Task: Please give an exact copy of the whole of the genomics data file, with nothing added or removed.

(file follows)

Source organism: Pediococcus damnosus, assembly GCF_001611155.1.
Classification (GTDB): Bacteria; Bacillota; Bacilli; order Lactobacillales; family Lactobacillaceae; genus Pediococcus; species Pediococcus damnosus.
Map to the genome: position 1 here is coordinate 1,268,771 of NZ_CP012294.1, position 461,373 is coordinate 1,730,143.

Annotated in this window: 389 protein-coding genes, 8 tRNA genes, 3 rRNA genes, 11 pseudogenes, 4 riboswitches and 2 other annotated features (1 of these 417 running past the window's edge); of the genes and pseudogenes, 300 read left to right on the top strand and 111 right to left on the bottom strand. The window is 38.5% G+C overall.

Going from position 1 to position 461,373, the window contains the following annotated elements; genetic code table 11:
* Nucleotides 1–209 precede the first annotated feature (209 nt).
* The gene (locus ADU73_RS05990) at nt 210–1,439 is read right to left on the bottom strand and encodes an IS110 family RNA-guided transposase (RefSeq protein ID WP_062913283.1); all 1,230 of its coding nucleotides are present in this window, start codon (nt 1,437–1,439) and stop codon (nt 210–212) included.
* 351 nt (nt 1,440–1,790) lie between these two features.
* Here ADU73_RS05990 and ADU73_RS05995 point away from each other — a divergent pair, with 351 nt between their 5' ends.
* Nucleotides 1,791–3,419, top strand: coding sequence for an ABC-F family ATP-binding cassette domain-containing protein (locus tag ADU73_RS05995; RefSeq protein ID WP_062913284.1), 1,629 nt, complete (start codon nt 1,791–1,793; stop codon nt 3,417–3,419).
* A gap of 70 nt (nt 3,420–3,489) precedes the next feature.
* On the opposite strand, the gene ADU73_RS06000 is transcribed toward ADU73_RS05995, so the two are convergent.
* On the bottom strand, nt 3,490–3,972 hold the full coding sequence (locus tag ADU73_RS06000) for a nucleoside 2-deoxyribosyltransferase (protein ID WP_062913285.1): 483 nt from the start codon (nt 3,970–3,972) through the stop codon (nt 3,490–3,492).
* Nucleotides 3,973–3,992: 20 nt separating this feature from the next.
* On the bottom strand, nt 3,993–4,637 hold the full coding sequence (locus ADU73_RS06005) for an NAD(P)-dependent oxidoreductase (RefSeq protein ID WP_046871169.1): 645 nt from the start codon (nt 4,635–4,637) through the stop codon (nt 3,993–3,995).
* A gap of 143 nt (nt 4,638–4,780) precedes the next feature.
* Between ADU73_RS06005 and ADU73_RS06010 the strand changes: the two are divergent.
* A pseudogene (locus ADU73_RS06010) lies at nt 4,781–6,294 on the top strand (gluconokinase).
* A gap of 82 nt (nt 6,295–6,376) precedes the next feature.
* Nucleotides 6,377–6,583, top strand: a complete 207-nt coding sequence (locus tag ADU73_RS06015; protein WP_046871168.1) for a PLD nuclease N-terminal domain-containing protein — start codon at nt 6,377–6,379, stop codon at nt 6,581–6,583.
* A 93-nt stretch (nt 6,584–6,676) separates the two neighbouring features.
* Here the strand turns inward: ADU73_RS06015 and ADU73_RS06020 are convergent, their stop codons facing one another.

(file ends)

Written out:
Source organism: Pediococcus damnosus, assembly GCF_001611155.1.
Classification (GTDB): Bacteria; Bacillota; Bacilli; order Lactobacillales; family Lactobacillaceae; genus Pediococcus; species Pediococcus damnosus.
Map to the genome: position 1 here is coordinate 1,268,771 of NZ_CP012294.1, position 461,373 is coordinate 1,730,143.

Annotated in this window: 389 protein-coding genes, 8 tRNA genes, 3 rRNA genes, 11 pseudogenes, 4 riboswitches and 2 other annotated features (1 of these 417 running past the window's edge); of the genes and pseudogenes, 300 read left to right on the top strand and 111 right to left on the bottom strand. The window is 38.5% G+C overall.

Going from position 1 to position 461,373, the window contains the following annotated elements; genetic code table 11:
* Nucleotides 1–209 precede the first annotated feature (209 nt).
* The gene (locus ADU73_RS05990) at nt 210–1,439 is read right to left on the bottom strand and encodes an IS110 family RNA-guided transposase (RefSeq protein ID WP_062913283.1); all 1,230 of its coding nucleotides are present in this window, start codon (nt 1,437–1,439) and stop codon (nt 210–212) included.
* 351 nt (nt 1,440–1,790) lie between these two features.
* Here ADU73_RS05990 and ADU73_RS05995 point away from each other — a divergent pair, with 351 nt between their 5' ends.
* Nucleotides 1,791–3,419, top strand: coding sequence for an ABC-F family ATP-binding cassette domain-containing protein (locus tag ADU73_RS05995; RefSeq protein ID WP_062913284.1), 1,629 nt, complete (start codon nt 1,791–1,793; stop codon nt 3,417–3,419).
* A gap of 70 nt (nt 3,420–3,489) precedes the next feature.
* On the opposite strand, the gene ADU73_RS06000 is transcribed toward ADU73_RS05995, so the two are convergent.
* On the bottom strand, nt 3,490–3,972 hold the full coding sequence (locus tag ADU73_RS06000) for a nucleoside 2-deoxyribosyltransferase (protein ID WP_062913285.1): 483 nt from the start codon (nt 3,970–3,972) through the stop codon (nt 3,490–3,492).
* Nucleotides 3,973–3,992: 20 nt separating this feature from the next.
* On the bottom strand, nt 3,993–4,637 hold the full coding sequence (locus ADU73_RS06005) for an NAD(P)-dependent oxidoreductase (RefSeq protein ID WP_046871169.1): 645 nt from the start codon (nt 4,635–4,637) through the stop codon (nt 3,993–3,995).
* A gap of 143 nt (nt 4,638–4,780) precedes the next feature.
* Between ADU73_RS06005 and ADU73_RS06010 the strand changes: the two are divergent.
* A pseudogene (locus ADU73_RS06010) lies at nt 4,781–6,294 on the top strand (gluconokinase).
* A gap of 82 nt (nt 6,295–6,376) precedes the next feature.
* Nucleotides 6,377–6,583, top strand: a complete 207-nt coding sequence (locus tag ADU73_RS06015; protein WP_046871168.1) for a PLD nuclease N-terminal domain-containing protein — start codon at nt 6,377–6,379, stop codon at nt 6,581–6,583.
* A 93-nt stretch (nt 6,584–6,676) separates the two neighbouring features.
* Here the strand turns inward: ADU73_RS06015 and ADU73_RS06020 are convergent, their stop codons facing one another.